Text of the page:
Avis Budget Group
- Market capitalization: $3.8 billion
- Fair value: $47.54
- 5-Year average gross margin: 76%
BofA analyst Aileen Smith says Avis Budget Group (CAR, $55.90) is a Buy, noting the rental car company’s better-than-expected fourth-quarter 2020 financial results. Avis, which operates under its namesake and Budget brands, is one of the largest rental car companies in the world. It also offers car-sharing services through Zipcar, as well as commercial truck rentals through Budget Truck.
Smith says the rental car industry is at an “inflection point in volumes” following the market trough in the second quarter of 2020. Avis stands to benefit through its business turnaround and transformation efforts to “drive a significant recovery in profits and cash flow” and use the funds to lower debt and provide “potentially significant upside to equity shareholders,” Smith adds.
She also believes there is an investment opportunity stemming from Wall Street’s confusion over two announcements: a $600 million unsecured notes offering to redeem $500 million of expensive secured notes, and an agreement to sell up to 10 million common shares through an “at the market” program. These two pieces of news drove an immediate sell off in the stock presuming equity dilution. Smith argues that they should be viewed separately.
The debt offering will be used to replace more expensive debt coming due soon and lower the company’s interest payments. The equity offering is a move to position Avis for opportunistic equity raises in the future. Confusion over these two announcements, the coming recovery in demand and ongoing cost containment at Avis make this travel stock attractive, she says.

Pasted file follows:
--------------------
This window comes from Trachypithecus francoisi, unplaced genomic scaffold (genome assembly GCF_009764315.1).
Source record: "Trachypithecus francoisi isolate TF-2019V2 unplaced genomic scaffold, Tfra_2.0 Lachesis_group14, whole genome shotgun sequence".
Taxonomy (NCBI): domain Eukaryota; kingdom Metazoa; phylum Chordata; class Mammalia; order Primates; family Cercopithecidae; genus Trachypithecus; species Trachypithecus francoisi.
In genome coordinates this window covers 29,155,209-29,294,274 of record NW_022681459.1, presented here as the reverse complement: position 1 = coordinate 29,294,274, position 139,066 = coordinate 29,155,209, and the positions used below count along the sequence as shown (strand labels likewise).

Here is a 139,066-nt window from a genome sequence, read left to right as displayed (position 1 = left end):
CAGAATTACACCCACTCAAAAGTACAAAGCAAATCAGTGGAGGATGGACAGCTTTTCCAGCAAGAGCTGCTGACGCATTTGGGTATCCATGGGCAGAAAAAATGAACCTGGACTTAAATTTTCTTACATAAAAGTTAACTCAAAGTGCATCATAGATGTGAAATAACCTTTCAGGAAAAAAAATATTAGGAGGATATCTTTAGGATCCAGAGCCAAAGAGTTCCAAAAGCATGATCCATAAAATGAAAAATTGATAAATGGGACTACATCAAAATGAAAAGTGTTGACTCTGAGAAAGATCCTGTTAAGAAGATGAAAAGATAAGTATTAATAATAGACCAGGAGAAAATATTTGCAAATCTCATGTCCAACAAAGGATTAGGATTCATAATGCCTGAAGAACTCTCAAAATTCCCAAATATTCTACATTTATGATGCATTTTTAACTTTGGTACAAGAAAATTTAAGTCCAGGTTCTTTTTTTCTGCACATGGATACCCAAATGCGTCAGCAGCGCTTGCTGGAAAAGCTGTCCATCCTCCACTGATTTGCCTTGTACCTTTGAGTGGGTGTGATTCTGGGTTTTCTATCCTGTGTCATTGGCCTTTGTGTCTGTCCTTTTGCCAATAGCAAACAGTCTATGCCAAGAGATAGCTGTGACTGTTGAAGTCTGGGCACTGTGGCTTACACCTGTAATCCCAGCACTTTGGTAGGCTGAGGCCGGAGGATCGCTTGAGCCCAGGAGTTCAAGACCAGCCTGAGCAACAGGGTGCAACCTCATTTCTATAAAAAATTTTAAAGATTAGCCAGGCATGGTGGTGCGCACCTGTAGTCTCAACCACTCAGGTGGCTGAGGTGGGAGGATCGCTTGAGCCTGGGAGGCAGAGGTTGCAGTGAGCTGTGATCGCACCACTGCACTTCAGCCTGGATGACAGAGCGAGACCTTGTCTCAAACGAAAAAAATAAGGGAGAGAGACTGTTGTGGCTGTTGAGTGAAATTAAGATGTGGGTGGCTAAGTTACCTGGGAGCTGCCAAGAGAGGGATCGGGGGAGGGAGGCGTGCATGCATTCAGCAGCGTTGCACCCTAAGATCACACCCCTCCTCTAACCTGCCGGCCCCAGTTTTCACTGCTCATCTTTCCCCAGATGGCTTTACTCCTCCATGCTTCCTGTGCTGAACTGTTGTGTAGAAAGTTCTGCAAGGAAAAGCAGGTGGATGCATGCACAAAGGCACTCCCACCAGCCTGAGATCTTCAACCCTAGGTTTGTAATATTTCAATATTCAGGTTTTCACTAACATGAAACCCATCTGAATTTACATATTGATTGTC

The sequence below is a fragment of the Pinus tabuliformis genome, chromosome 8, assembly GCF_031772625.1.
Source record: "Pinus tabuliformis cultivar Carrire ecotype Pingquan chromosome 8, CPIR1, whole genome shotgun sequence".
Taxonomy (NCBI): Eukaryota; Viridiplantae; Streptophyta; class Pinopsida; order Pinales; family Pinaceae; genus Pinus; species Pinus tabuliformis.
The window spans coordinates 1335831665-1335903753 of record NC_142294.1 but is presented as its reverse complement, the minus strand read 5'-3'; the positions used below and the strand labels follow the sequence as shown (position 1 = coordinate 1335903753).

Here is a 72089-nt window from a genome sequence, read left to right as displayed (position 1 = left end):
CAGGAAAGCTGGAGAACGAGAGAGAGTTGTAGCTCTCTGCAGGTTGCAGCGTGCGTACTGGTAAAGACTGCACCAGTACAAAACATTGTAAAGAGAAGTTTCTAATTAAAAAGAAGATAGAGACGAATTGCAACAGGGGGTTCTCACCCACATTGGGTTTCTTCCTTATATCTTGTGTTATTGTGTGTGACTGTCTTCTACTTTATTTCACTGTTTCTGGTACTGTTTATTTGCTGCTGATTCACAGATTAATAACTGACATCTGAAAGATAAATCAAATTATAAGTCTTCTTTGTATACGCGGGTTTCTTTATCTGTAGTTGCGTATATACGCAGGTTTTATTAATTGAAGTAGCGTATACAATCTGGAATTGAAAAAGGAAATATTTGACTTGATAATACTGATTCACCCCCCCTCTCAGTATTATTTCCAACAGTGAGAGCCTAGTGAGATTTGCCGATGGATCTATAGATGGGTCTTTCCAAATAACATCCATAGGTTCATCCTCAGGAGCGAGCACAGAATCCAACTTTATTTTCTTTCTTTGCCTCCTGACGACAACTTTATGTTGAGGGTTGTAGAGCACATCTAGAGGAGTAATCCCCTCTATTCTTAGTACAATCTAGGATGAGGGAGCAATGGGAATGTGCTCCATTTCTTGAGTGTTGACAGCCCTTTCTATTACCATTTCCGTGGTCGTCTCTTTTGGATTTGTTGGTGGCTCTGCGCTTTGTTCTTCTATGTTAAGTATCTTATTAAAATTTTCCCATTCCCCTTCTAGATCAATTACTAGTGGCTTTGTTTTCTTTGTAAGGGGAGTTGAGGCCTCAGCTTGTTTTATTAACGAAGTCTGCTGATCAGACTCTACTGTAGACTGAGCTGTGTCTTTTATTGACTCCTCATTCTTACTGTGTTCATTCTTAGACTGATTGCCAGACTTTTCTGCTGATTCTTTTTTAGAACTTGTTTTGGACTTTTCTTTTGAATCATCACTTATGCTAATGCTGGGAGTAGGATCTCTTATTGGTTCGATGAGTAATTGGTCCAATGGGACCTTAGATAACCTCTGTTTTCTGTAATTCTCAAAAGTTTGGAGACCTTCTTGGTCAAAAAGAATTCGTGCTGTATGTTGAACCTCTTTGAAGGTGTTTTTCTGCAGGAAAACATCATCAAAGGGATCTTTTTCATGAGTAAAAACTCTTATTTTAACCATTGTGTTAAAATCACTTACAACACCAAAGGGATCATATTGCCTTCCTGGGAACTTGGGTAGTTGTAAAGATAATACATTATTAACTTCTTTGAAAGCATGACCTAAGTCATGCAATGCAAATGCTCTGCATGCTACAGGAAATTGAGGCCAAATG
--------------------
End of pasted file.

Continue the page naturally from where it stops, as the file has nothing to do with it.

Notably, Avis biggest competitor, Hertz (HTZGQ), remains in Chapter 11 bankruptcy.
Wyndham Hotels & Resorts
- Market capitalization: $6.3 billion
- Fair value: $64
- 5-Year average gross margin: 45%
The sketchy outlook for business travel accommodations actually bodes well for Wyndham Hotels & Resorts (WH, $67.69). The world’s largest franchised hotel chain focuses on budget and leisure travelers, operating under the brands of Wyndham, Ramada, La Quinta, Days Inn, Tryp, Microtel, Howard Johnson, Travelodge, AmericInn, Trademark, Super 8, and others.
In its February 2021 investor presentation, the company said nearly 70% of its guests are leisure travelers. In the U.S., 87% of its hotels are located within driving distance of cities and 96% of guests originate domestically.
Wyndham has about a 40% share of all U.S. economy and midscale branded hotels, according to Wasiolek’s commentary on Feb. 16. Among midscale hotels, a “handful” of Wyndham’s brands were among the top 10 garnering the highest guest satisfaction ratings as measured by J.D. Power, he wrote.
Wasiolek also noted that Wyndham also has an “attractive” recurring-fee business model since essentially all of its nearly 9,000 hotels are either franchised or managed, generating “healthy” returns on invested capital since these “asset-light” arrangements come with low fixed costs and capital spending requirements.
Moreover, Wyndham’s guest loyalty program is the fourth largest in the industry at 86 million members, trailing only Marriott (MAR), InterContinental Hotels Group (IHG), and Hilton (HLT). Guests are attracted to its program because they have a large variety of hotel chains to choose from to accumulate points. Members stay at Wyndham twice as much and spend nearly double than non-members.
All of these factors combine to make WH one of the best-looking travel stocks on the market today.